Ubuntu CTO Matt Zimmerman has announced two Ubuntu Technical Board decisions that will affect the upcoming Feisty Fawn release, due out in April of this year. For the Feisty release, proprietary video drivers are out of the default install, and the PowerPC port of Ubuntu is being downgraded to an unofficial release.

The Mozilla Manifesto

Filed under
Moz/FF

The Mozilla project is a global community of people who believe that openness, innovation and opportunity are key to the continued health of the Internet. We have distilled a set of principles that we believe are critical for the Internet to continue to benefit the public good as well as commercial aspects of life. We set out these principles in the Mozilla Manifesto.

Analyst reverses stance on Red Hat threat

Filed under
Linux

Jeffries & Co's Katherine Egbert has re-installed Red Hat as Wall Street's Linux wunderkind by saying the dire threat to Red Hat of rival support from Oracle, and a Linux sales tie-up between Microsoft and Novell, have failed to materialize. She is raising her target price for Red Hat's stock a whoppping 43 per cent to $30.

Windows Vista, The best thing that ever happened to Linux?

Filed under
OS

Microsoft Windows Vista has hit town in a big way, with worldwide release parties, massive media attention and plenty of controversy. It has been five years since Microsoft released Windows XP and a lot has changed, Microsoft needs a big win with Vista and they are pulling out all the stops. Microsoft however have taken many risks and the next six months could be very telling.

SCO vs Groklaw's Pamela Jones

Filed under
Legal

For three and a half years, a blogger named Pamela Jones has led a relentless online crusade against software maker SCO Group. Now the Lindon, Utah, software company is fighting back by seeking to take a deposition from Jones.

Graphical Redesign of PCLinuxOS for 2007

Filed under
PCLOS

PCLinuxOS has been steadily improving since its initial release. It is always great to watch the progress a distrobution can make with a dedicated and professional team behind the scenes. PCLinuxOS is no exception and its next big release, currently in beta, promises to deliver a powerful new OS.

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More in Tux Machines

today's howtos

Graphics: VC4 and AMDVLK Driver

  • VC4 display, VC5 kernel submitted
    For VC5, I renamed the kernel driver to “v3d” and submitted it to the kernel. Daniel Vetter came back right away with a bunch of useful feedback, and next week I’m resolving that feedback and continuing to work on the GMP support. On the vc4 front, I did the investigation of the HDL to determine that the OLED matrix applies before the gamma tables, so we can expose it in the DRM for Android’s color correction. Stefan was also interested in reworking his fencing patches to use syncobjs, so hopefully we can merge those and get DRM HWC support in mainline soon. I also pushed Gustavo’s patch for using the new core DRM infrastructure for async cursor updates. This doesn’t simplify our code much yet, but Boris has a series he’s working on that gets rid of a lot of custom vc4 display code by switching more code over to the new async support.
  • V3D DRM Driver Revised As It Works To Get Into The Mainline Kernel
    Eric Anholt of Broadcom has sent out his revised patches for the "V3D" DRM driver, which up until last week was known as the VC5 DRM driver. As explained last week, the VC5 driver components are being renamed to V3D since it ends up supporting more than just VC5 with Broadcom VC6 hardware already being supported too. Eric is making preparations to get this VideoCore driver into the mainline Linux kernel and he will then also rename the VC5 Gallium3D driver to V3D Gallium3D.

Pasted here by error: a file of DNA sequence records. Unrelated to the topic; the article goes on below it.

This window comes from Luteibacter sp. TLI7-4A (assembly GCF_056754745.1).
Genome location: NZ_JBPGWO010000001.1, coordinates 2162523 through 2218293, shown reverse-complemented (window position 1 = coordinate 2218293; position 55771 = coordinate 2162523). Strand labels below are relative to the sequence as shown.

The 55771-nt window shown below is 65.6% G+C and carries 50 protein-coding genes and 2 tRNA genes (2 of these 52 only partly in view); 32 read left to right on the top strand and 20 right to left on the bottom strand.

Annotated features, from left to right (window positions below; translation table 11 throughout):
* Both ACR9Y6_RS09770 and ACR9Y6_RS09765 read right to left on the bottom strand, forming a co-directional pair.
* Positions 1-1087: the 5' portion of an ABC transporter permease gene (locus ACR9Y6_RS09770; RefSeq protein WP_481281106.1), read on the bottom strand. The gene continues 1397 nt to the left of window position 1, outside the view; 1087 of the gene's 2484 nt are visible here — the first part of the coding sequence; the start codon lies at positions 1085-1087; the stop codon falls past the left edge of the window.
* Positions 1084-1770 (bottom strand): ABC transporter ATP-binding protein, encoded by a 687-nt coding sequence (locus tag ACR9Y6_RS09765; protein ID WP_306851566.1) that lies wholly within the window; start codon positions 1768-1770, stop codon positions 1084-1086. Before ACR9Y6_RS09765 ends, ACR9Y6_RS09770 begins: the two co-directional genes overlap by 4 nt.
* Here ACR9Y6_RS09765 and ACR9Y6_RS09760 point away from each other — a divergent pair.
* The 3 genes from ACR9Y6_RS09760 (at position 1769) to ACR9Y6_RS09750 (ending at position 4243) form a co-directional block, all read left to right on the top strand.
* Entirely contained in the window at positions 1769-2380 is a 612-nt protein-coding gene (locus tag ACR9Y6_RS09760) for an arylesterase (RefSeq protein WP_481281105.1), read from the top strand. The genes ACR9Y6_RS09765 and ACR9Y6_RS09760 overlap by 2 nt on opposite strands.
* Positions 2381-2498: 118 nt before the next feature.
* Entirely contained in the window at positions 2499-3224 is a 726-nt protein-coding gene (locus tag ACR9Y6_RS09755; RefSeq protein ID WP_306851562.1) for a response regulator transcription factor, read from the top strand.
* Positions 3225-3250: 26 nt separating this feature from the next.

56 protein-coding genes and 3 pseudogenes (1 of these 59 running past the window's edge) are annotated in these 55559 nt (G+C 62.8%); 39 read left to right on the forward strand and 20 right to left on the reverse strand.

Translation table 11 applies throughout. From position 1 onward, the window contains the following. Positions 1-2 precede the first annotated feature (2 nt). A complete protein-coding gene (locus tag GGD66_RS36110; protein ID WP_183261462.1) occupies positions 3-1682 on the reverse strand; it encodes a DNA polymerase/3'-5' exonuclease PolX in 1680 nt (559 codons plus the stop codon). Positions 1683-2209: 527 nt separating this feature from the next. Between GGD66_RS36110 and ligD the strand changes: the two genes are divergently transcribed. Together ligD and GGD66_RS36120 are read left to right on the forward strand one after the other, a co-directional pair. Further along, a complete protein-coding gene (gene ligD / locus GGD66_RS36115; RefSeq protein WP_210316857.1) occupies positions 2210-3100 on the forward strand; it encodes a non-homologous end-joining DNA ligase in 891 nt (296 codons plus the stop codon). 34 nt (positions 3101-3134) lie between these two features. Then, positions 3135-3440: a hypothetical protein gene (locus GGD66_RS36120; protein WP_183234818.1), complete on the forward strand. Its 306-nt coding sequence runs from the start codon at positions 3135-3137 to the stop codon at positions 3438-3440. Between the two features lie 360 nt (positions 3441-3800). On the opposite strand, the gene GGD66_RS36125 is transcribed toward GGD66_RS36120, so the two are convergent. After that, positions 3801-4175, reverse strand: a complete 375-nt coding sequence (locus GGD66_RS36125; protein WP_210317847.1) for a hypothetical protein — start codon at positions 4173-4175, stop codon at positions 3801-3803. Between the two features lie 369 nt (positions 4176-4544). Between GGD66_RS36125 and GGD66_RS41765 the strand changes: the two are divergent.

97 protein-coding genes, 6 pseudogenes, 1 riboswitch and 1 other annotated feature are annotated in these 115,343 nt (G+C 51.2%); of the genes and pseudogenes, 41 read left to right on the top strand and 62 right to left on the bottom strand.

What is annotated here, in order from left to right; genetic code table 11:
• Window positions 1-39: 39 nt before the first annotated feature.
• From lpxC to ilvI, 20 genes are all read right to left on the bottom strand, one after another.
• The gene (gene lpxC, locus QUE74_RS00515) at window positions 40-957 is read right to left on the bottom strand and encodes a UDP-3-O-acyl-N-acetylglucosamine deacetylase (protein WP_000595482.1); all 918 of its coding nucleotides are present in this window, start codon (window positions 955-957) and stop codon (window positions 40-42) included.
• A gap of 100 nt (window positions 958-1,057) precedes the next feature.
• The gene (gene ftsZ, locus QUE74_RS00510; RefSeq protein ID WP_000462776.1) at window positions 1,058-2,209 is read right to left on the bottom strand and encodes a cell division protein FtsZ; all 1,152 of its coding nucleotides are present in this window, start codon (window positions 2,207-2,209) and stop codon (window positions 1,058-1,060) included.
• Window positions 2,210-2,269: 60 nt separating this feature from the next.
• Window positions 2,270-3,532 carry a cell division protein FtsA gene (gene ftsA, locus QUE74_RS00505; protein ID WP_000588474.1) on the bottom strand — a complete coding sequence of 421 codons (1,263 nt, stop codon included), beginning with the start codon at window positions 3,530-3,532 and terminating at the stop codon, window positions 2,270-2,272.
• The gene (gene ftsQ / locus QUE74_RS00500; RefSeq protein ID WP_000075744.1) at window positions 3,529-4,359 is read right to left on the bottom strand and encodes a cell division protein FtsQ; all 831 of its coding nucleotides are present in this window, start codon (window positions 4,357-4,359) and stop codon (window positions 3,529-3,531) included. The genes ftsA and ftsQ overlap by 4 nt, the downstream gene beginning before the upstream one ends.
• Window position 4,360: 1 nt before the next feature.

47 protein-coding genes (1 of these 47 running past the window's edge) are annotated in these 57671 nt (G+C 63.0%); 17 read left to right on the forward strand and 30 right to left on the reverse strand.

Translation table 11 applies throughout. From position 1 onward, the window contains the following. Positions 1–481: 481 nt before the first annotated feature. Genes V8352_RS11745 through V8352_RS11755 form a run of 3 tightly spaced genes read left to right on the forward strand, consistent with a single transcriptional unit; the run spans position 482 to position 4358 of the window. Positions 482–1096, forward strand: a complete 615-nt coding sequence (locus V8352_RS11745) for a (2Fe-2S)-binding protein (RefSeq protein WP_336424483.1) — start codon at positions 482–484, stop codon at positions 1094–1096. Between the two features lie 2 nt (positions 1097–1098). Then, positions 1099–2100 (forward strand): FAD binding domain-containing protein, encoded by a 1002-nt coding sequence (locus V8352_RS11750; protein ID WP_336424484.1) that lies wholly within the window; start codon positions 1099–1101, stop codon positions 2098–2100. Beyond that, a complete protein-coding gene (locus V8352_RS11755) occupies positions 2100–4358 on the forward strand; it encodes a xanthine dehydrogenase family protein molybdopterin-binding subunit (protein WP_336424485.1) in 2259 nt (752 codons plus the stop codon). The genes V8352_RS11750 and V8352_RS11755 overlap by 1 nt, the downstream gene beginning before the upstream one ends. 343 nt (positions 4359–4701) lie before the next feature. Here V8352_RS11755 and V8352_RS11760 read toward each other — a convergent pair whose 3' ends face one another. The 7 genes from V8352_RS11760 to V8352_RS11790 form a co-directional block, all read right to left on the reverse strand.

• AMDVLK Driver Gets Fixed For Rise of the Tomb Raider Using Application Profiles
    With last week's release of Rise of the Tomb Raider on Linux ported by Feral Interactive, when it came to Radeon GPU support for this Vulkan-only Linux game port the Mesa RADV driver was supported while the official AMDVLK driver would lead to GPU hangs. That's now been fixed. With the latest AMDVLK/XGL source code as of today, the GPU hang issue for Rise of the Tomb Raider should now be resolved.

AMD Ryzen 7 2700X Linux Performance Boosted By Updated BIOS/AGESA

With last week's initial launch-day Linux benchmarks of the Ryzen 5 2600X / Ryzen 7 2700X some found the Linux performance to be lower than Windows. While the root cause is undetermined, a BIOS/AGESA update does appear to help the Linux performance significantly at least with the motherboard where I've been doing most of my tests with the Ryzen 7 2700X. Here are the latest benchmark numbers. Read more

GNU: The GNU C Library 2.28 and Guix on Android

  • Glibc 2.28 Upstream Will Build/Run Cleanly On GNU Hurd
    While Linux distributions are still migrating to Glibc 2.27, in the two months since the release changes have continued building up for what will eventually become the GNU C Library 2.28. The Glibc 2.28 work queued thus far isn't nearly as exciting as all the performance optimizations and more introduced with Glibc 2.27, but it's a start. Most notable at this point for Glibc 2.28 is that it will now build and run cleanly on GNU/Hurd without requiring any out-of-tree patches. There has been a ton of Hurd-related commits to Glibc over the past month.
  • Guix on Android!
    Last year I thought to myself: since my phone is just a computer running an operating system called Android (or Replicant!), and that Android is based on a Linux kernel, it's just another foreign distribution I could install GNU Guix on, right? It turned out it was absolutely the case. Today I was reminded on IRC of my attempt last year at installing GNU Guix on my phone. Hence this blog post. I'll try to give you all the knowledge and commands required to install it on your own Android device.
  • GNU Guix Wrangled To Run On Android
    The GNU Guix transactional package manager can be made to run on Android smartphones/tablets, but not without lots of hoops to jump through first.